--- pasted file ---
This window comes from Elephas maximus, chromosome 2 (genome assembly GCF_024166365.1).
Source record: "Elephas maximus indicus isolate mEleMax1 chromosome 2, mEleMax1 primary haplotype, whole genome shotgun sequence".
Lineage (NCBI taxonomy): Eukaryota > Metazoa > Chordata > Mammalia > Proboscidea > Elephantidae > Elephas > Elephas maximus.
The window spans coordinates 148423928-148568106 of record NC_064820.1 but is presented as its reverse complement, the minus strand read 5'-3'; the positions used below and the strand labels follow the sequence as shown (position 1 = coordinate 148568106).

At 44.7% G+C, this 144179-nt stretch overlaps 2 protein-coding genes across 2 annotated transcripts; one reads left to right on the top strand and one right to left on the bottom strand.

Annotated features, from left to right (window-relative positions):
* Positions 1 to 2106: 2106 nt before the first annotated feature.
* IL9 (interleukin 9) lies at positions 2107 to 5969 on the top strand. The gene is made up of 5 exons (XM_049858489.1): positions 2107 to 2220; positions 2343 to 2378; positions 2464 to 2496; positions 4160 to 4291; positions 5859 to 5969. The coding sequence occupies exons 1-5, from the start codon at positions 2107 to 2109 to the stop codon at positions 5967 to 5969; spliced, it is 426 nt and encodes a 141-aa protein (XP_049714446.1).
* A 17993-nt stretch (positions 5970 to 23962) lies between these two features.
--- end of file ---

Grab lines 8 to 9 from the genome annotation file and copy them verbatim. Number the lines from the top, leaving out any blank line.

* IL9 (interleukin 9) lies at positions 2107 to 5969 on the top strand. The gene is made up of 5 exons (XM_049858489.1): positions 2107 to 2220; positions 2343 to 2378; positions 2464 to 2496; positions 4160 to 4291; positions 5859 to 5969. The coding sequence occupies exons 1-5, from the start codon at positions 2107 to 2109 to the stop codon at positions 5967 to 5969; spliced, it is 426 nt and encodes a 141-aa protein (XP_049714446.1).
* A 17993-nt stretch (positions 5970 to 23962) lies between these two features.